In recent years, the most recommended and popular filtering system
for asthma/allergy sufferers is a "media filter" system
called HEPA (high efficiency particulate arrester). This filter
medium will continuously capture very small airborne particles and
become even more efficient over time. It requires no cleaning and
does not produce ozone. HEPA units are available for central installation
or for single room use.
To make sure a HEPA unit is as good as a manufacturer says it is,
ask for a demonstration using a particle counter capable of measuring
concentrations of particles as small as 0.3 microns in size (1/25000
of an inch). If the air coming out of the unit does not capture
99.97% of particles 0.3 microns in size, the system does not meet
true HEPA performance criteria.
There are other media-type filters available on the market that
are less efficient than HEPA, but it is important that every home
has a filter on its ventilation system. A good rule of thumb when
buying a less efficient throw-away filter is - if salt can pass
through, it is not worth purchasing.
Most people never think to clean their ventilation equipment. That
is because not many people, including professionals in the business
of ventilation, are aware that cleaning equipment and products exist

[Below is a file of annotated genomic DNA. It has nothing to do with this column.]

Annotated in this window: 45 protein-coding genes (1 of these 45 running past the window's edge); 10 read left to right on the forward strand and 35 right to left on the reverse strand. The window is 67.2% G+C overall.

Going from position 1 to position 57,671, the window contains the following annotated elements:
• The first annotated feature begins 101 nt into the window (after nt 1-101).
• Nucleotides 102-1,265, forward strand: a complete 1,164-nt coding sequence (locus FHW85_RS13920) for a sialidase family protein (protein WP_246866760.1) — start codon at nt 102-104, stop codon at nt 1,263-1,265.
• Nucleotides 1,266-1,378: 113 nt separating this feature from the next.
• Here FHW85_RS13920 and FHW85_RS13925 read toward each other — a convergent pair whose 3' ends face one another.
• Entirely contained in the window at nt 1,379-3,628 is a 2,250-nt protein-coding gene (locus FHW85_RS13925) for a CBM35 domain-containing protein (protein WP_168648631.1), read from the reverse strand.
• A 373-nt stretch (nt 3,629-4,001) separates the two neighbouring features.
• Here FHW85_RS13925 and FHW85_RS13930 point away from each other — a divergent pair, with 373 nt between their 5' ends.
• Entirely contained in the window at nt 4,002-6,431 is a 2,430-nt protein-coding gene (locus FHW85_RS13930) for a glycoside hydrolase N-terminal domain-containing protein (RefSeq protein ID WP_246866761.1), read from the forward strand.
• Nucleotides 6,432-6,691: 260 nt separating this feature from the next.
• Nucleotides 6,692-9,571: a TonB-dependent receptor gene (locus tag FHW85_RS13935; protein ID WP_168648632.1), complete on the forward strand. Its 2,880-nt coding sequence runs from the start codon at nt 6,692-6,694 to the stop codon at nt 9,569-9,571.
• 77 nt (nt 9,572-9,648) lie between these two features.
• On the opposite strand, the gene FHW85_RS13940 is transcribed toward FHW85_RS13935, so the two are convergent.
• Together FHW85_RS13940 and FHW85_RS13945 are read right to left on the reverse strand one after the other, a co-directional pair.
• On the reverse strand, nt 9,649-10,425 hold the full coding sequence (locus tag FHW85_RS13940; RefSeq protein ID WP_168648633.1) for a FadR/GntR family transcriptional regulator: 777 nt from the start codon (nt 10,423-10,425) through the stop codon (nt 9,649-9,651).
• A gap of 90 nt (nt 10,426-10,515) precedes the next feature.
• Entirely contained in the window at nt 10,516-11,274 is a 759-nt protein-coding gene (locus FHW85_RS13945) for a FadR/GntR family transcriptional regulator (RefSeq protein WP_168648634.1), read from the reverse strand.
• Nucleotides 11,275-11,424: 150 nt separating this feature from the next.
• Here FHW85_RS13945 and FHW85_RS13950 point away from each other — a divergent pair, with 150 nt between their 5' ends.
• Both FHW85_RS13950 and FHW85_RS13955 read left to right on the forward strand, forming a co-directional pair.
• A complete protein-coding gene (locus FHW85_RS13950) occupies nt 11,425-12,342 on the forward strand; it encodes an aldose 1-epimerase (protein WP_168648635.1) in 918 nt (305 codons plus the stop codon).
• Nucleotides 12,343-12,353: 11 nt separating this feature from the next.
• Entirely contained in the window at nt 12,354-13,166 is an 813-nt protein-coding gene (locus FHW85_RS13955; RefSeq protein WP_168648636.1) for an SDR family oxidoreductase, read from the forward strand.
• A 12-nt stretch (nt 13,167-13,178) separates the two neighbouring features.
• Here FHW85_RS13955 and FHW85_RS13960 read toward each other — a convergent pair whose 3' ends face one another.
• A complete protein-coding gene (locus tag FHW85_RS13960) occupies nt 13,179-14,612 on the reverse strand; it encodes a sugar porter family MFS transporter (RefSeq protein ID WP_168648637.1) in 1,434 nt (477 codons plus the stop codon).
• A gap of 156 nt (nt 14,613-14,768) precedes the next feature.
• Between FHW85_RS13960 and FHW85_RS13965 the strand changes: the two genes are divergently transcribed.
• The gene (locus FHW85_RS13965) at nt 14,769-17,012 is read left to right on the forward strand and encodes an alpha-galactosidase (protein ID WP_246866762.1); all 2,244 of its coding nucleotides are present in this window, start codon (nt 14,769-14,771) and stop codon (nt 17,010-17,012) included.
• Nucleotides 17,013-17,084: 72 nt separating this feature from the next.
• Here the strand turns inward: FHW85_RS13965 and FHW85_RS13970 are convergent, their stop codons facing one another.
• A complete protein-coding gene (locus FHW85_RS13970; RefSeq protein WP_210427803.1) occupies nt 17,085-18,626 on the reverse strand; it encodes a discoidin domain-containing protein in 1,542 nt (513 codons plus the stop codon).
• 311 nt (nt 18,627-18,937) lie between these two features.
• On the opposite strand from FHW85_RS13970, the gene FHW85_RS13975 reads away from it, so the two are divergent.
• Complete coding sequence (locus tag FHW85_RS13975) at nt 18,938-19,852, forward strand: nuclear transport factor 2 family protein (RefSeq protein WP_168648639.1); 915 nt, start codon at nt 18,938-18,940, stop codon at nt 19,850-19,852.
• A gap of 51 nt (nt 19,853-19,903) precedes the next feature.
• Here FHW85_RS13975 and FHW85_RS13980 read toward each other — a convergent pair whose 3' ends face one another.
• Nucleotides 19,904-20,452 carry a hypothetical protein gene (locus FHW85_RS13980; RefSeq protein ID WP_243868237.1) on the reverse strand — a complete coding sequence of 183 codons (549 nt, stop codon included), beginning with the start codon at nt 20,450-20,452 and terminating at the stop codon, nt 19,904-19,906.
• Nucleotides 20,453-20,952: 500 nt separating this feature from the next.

to safely and effectively perform this task. There are many products
available that claim to completely disinfect a ventilation system.
Sadly, many of these products are made of toxic solutions that can
be harmful to the upper and lower airways. Moreover, the difficulty
of applying the product thoroughly renders them unreliable.
Decontaminating your ventilation system or portable ventilation
equipment is like going to the dentist to have your teeth cleaned.
Both are meant to protect against build-up of harmful substances.
While cleaning your teeth lessens the likelihood of gum disease,
decontaminating equipment lowers the risk of breathing contaminated
air, particularly with moulds.
Treating your ventilation equipment (air conditioning and heating
systems, portable and wall A/C units, dehumidifiers, humidifiers
and heat recovery ventilators) against mould and bacteria growth
before it reaches levels of toxicity that can adversely affect your
health is crucial to maintaining good air quality. This work can
be done in minutes, safely, using non-toxic products.
Other Indoor Air Pollutants
to Watch Out For
1) Off-Gassing of Toxic Fumes: Try to reduce use of toxic
cleaners - go "green" (nontoxic).
2) Household Clutter: Reducing household clutter makes it
easier to clean your home and help reduce dust mite buildup
3) Pets: Deciding on whether or not to keep a pet is always
a difficult subject. Tough decisions from time to time must be made
when compromised health of a loved on becomes an issue. If you have
pets, keep them away from bedrooms. Keep them clean and vacuum frequently
with either a HEPA filtered system or central vacuum that exhausts
to the exterior of the home.
4) Smoking: Smoking of tobacco products in the home should
be avoided at all times. Second-hand or environmental tobacco smoke
(ETS) can lead to asthma in young children. For up to a half-hour
after smoking, the smoker's exhalations continue to pollute the
spaces s/he occupies.
5) Incorrect Cleaning Procedure: When using a standard filtered